The concept of adding a reinforcing element to a soil structure goes back thousands of years to Mesopotamia where one of the Ziggurats (ancient temples) in the desert of what is now Iraq is still standing, having been constructed with natural reed reinforcement. Parts of the Great Wall of China are also constructed with a similar concept. However, the use of geosynthetics in reinforced soil structures is somewhat more recent, dating back to the 1970’s.
As this technology has become more common throughout the world, they have become known by various names such as Mechanically Stabilised Earth, Geogrid Reinforced Soil and a few others. The concept has proven to be advantageous on so many sites and shown to save significant cost and provide better outcomes, that we are in danger of these wall systems becoming a victim of their own success.
When using geosynthetics to stabilise a slope or build a retaining wall, the designer will take into account the most appropriate design method, which could be a geotechnical slope stability analysis or a wall design approach such as the tie back wedge or two part wedge analysis. There are a host of inputs and design considerations to consider, and thankfully we have some excellent software packages to make this easier. Although, good engineering judgement is still required.
As the systems have been commercialised and become commonplace throughout the world, the danger is that we are starting to lose sight of the fact that they are still an engineered structure providing an engineered solution. To that end, they need to be built exactly as the engineer intended. A key to this is an understanding that these are predominately a soil structure, not a geogrid structure. If you look at the material content of the wall or slope, the soil or aggregate fill by content, or weight, is thousands of times more than the geogrid.
This means that things such as proper selection of the backfill, careful compaction, managing moisture content and providing drainage are critical to the success of the project. The danger is that any contractor with minimal training can move soil and lay grid down, but if they don’t understand the requirements of the system there will almost certainly be a post-construction issue.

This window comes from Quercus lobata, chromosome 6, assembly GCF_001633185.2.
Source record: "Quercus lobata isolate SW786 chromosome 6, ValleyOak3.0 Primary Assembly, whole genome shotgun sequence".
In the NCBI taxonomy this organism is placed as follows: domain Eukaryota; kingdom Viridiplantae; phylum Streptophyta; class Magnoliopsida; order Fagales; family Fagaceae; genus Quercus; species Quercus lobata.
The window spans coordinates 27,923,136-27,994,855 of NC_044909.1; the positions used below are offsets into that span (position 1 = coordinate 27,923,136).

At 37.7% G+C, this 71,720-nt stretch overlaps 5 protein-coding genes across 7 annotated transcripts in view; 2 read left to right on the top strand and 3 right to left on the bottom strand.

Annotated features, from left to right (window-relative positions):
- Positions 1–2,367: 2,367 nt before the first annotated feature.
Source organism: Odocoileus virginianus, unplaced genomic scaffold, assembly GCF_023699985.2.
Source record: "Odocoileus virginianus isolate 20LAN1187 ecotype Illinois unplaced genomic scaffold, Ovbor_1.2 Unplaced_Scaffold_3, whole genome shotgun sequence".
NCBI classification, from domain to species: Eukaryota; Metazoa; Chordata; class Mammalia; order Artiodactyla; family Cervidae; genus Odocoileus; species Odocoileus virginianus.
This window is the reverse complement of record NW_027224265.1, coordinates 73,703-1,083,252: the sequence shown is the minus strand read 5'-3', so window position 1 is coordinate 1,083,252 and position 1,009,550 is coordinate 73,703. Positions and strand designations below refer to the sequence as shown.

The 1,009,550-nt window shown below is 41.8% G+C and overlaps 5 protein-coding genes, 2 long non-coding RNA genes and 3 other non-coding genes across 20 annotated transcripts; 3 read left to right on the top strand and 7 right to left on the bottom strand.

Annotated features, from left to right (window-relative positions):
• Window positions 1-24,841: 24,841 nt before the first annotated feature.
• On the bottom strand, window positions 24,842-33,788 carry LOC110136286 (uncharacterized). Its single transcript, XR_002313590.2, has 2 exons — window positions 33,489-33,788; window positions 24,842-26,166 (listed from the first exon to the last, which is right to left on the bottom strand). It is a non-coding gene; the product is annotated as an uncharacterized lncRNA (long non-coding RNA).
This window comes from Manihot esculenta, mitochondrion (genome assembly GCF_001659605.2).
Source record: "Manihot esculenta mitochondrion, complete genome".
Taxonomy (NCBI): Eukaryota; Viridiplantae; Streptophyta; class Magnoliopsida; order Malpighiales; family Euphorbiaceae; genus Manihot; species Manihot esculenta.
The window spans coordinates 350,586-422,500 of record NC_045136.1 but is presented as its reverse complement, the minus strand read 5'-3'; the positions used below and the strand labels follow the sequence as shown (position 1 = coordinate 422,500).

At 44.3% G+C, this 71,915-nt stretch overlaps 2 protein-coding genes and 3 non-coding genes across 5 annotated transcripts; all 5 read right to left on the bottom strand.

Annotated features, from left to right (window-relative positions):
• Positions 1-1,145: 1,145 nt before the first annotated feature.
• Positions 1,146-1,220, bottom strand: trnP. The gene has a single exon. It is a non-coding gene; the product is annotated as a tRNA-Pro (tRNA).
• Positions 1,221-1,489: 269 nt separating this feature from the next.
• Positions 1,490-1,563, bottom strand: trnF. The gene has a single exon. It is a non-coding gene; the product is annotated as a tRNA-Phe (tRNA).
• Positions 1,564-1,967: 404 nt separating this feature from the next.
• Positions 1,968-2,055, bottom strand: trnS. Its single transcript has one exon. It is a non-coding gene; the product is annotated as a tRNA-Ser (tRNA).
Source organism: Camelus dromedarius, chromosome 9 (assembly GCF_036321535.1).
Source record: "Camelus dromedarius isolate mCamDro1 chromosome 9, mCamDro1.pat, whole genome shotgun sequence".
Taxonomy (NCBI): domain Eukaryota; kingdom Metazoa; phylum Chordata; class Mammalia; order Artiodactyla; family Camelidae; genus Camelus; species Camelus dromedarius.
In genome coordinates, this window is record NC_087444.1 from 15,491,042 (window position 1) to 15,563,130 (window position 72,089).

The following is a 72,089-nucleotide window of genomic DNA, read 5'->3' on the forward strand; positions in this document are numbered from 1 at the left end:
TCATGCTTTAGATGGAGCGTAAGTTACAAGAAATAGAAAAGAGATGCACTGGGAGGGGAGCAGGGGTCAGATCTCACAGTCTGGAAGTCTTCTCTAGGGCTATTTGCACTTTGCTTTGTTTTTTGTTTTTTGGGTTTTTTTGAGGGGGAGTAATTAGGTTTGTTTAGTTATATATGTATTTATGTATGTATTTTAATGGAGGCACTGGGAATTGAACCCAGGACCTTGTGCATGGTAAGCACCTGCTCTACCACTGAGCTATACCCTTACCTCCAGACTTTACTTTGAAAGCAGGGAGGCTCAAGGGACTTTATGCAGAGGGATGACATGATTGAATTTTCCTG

The good news is that as an industry we can do it right. Well designed and constructed MSE walls and slopes have a very high success rate. A recent study into the cause of over 300 issues associated with failure or deformation in an MSE wall showed that not one of them was a geosynthetic failure. So, here’s a few things we can do right away to ensure the success of the project.
As mentioned, there are many design packages which can be used, and most of them are excellent. However, it still behoves the designer to understand the concepts and be familiar with what the geosynthetic reinforcement is contributing to the overall stability. Any design printout will need to be carefully checked to ensure it integrates with the project site and considers all the necessary input factors. It is also very important for the designer to have input into the construction monitoring. This may not be easy, as it may be a different contract, but no designer wants to see their design fail, so bear this in mind during any contract negotiations. It’s also a great idea to reference a reputable construction best practice guide.
There is a lot of benefit to a contractor to win a reinforced soil project. However, we must realise that there is a high level of skill required. They will need to be familiar with the required design outcomes, understand the importance of the compaction levels, required fill types, drainage detailing and facing construction to name a few. A preconstruction meeting with the design engineer and a comprehensive best practice or construction methodology should be considered a minimum requirement.
The client is focussed on a successful outcome to the project and is usually very sensitive to the cost. For a client, I have one and only one thing to say. The cheapest way for you to get a successful outcome is to build it right the first time. Any rework or deconstruction required will cost you exponentially more. Look for a contractor with experience, or even better with a certification as an approved installer, and ensure they work collaboratively with the designer.
Geosynthetic reinforced walls and slopes have proven to be one of the most effective methods of grade change on infrastructure and land development projects. As with any material there are dangers associated with inexperienced practitioners, however, when properly managed these structures have a bright future for sustainable infrastructure.